It has taken you years to progress through the rewards channel. When you remember the flights before preferred seating, being the last passenger to be called onto the packed airplane you shutter in horror of returning to that level of incivility. The overhead storage was packed leaving no option but to gate check your bag or worse, have it thrown in with all the other luggage to be lost upon arriving at your final destination. (And you know what its like to go without a change of clothes from a lost bag!)
No, your years of patronage to that airline is now worth it with the miles and preferred seating you enjoy each time you book a flight.
But now that you formed an LLC, how can you still get those miles from your personal card as a business expense?
As a small business owner, virtually everything is for the business, leading to confusion where to charge the expenses. But when you’ve spent so long climbing up the loyalty rewards ladder, why sacrifice benefits just to purchase with your business card without the rewards? There must be a way to still get the benefits of the rewards card and still get the business deduction.
Why does your accountant keep telling you to separate the business and personal expenses?
When you form an LLC, you have the opportunity to make a decision how to be taxed. For this post, we’ll assume you chose to be taxed as an S-corporation, therefore creating a separate taxable entity from you personally. When you did this, you created a completely different entity in the eyes of the law and the IRS and it is viewed most like a corporation (the specifics vary by state). This means the LLC is seen as its own “person” if you will.
When you created this separation, you created something referred to as the “corporate veil”. This imagery suggests a veil around the business that everything within the veil is for the company and everything outside the veil is not. Practically speaking for an LLC, it means actions by the company will not result in legal liability to the owner of the LLC.
There is an exception to this.
You can be held personally liable for the actions of the LLC if you “pierce the corporate veil”.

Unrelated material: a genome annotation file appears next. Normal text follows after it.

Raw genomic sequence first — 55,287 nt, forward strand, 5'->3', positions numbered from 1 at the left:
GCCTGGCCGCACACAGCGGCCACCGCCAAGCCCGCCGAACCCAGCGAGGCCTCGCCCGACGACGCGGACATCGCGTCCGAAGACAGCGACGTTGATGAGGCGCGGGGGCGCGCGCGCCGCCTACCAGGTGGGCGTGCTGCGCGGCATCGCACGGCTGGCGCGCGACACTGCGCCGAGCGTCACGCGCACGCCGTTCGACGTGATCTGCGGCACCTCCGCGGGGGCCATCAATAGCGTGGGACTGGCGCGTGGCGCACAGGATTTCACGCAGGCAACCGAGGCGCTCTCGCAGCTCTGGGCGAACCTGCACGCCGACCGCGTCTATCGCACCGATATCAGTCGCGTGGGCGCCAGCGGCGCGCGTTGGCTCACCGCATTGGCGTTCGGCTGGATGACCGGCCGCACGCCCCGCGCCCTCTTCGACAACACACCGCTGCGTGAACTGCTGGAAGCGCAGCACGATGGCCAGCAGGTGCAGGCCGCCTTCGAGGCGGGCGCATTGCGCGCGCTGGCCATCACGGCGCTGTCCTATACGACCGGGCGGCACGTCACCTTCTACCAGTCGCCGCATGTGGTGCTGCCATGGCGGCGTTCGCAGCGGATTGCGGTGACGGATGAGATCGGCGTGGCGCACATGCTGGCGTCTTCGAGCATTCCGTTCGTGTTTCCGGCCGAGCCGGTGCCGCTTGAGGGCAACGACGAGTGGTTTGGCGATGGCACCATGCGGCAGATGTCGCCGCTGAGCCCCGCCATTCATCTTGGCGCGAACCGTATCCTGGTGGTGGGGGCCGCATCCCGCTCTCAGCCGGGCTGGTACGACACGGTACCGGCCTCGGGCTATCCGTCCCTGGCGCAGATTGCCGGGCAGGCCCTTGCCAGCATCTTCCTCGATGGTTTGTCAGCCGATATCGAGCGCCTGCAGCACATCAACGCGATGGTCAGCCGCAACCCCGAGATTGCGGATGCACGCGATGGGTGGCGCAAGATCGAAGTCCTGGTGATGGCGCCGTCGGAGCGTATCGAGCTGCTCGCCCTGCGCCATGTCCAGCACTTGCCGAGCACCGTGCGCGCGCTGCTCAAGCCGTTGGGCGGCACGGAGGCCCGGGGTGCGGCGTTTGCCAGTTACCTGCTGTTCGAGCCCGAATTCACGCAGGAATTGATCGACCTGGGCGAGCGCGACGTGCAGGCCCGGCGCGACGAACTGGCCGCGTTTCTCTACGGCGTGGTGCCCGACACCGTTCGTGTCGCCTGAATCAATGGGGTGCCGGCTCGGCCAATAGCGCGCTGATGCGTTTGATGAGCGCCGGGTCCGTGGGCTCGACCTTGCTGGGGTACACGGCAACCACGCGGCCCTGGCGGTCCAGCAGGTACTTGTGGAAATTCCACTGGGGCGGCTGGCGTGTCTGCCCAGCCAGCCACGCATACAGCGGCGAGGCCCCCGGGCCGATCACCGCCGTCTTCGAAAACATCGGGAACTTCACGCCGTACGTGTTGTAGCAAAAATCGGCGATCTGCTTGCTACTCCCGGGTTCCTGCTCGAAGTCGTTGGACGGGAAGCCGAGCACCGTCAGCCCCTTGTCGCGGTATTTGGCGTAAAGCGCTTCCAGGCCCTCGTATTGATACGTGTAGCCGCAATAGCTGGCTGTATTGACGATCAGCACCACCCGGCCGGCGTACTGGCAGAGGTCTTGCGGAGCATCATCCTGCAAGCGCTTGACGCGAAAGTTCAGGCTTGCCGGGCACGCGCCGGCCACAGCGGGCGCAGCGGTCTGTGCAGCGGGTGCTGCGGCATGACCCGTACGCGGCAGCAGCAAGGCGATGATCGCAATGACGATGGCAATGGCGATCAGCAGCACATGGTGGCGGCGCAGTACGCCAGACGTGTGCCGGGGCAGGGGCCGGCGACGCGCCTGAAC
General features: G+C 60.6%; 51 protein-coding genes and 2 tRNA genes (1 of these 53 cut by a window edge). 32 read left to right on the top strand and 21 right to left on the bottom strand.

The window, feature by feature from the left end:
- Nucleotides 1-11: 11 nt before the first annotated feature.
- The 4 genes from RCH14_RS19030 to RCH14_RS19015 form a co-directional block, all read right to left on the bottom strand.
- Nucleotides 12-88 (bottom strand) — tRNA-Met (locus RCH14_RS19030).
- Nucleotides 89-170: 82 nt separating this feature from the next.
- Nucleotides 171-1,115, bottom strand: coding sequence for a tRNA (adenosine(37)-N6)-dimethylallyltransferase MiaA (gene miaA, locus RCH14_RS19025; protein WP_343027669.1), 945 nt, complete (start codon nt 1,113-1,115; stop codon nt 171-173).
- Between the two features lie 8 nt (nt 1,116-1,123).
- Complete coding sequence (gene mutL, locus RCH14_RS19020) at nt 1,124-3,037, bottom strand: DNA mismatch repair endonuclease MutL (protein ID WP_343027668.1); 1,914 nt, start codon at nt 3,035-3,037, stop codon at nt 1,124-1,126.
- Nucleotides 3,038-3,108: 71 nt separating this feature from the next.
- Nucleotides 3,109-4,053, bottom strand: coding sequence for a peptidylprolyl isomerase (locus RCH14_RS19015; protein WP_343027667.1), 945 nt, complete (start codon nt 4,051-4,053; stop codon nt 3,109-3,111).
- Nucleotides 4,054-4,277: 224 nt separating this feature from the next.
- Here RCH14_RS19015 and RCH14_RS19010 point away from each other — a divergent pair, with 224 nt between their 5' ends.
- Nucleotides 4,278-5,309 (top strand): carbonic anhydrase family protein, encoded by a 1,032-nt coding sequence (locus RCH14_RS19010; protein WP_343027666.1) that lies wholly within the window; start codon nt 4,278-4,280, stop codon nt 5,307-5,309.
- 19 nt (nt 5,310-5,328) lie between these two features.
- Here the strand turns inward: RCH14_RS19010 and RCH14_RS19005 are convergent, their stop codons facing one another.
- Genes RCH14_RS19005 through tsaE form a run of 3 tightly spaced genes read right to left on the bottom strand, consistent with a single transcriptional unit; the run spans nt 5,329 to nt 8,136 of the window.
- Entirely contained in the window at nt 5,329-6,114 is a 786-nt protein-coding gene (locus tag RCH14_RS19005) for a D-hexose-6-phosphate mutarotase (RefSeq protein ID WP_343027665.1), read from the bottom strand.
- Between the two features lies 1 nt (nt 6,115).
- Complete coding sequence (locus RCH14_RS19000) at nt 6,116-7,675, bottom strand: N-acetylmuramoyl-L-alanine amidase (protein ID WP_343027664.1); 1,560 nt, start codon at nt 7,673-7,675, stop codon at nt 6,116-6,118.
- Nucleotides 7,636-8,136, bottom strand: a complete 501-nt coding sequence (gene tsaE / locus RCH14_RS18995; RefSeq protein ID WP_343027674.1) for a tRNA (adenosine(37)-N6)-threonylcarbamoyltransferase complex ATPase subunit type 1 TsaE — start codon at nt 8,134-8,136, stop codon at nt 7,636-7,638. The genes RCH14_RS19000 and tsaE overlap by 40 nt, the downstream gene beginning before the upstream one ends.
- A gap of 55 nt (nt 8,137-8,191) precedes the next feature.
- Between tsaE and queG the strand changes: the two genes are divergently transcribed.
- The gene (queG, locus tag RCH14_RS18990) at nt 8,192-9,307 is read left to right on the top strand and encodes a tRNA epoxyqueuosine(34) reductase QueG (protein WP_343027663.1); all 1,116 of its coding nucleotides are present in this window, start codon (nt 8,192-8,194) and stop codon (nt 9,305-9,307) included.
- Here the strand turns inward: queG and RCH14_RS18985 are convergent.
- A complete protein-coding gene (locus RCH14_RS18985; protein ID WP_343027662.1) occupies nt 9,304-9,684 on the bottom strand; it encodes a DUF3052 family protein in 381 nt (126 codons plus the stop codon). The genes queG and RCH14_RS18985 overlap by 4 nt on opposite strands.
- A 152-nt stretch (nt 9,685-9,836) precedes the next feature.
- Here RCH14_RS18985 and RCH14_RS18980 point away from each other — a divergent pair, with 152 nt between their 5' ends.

Piercing the corporate veil is more legal than accounting but for our purposes, using the company as a slush fund for your personal expenses with no separation between company and personal leaves the door open to this liability, and this is an unnecessary business risk.
What does this have to do with credit card rewards?
To avoid piercing the corporate veil, all expenses for the company need to be on accounts owned by the company, including credit cards. Deductible business expenses need to show up in the accounts (read: tax ID number) of the business and you can do that primarily in one of two ways:
1. Apply for a business credit card.
This is not the same as a personal card although your name will be on the card. The card is issued to the tax identification number of the LLC, a very important distinction. Depending on your current rewards affiliation, the same rewards may be available in the LLC as in the personal (or maybe better). You may then be able combine miles or points together from the business and the personal. This guy explains how.
2. Reimburse yourself for the business expenses to make sure the expense is deductible.
Chances are at one time you worked at a company where you would occasionally spend personal money on behalf of the company be it cell phone, parking or meals. At the end of the month, you created an expense report with receipts and submitted it to accounting for reimbursement. That is exactly the process that needs to be created to expense business expenses on a personal card. This way, the expense shows up on the business bank account reimbursing you for your expense. Detailed and laborious with lots of documentation, this is exactly what stands up to the IRS when they come looking.
It is possible given the competitive nature of credit card rewards that your bank and/or airline will allow you the same benefits with your new card as with your old. While that is the obviously goal, nevertheless, remember there is risk in not separating expenses. To minimize your personal risk keep the expenses separated and documented.
Hopefully you can keep that preferred seating assignment too!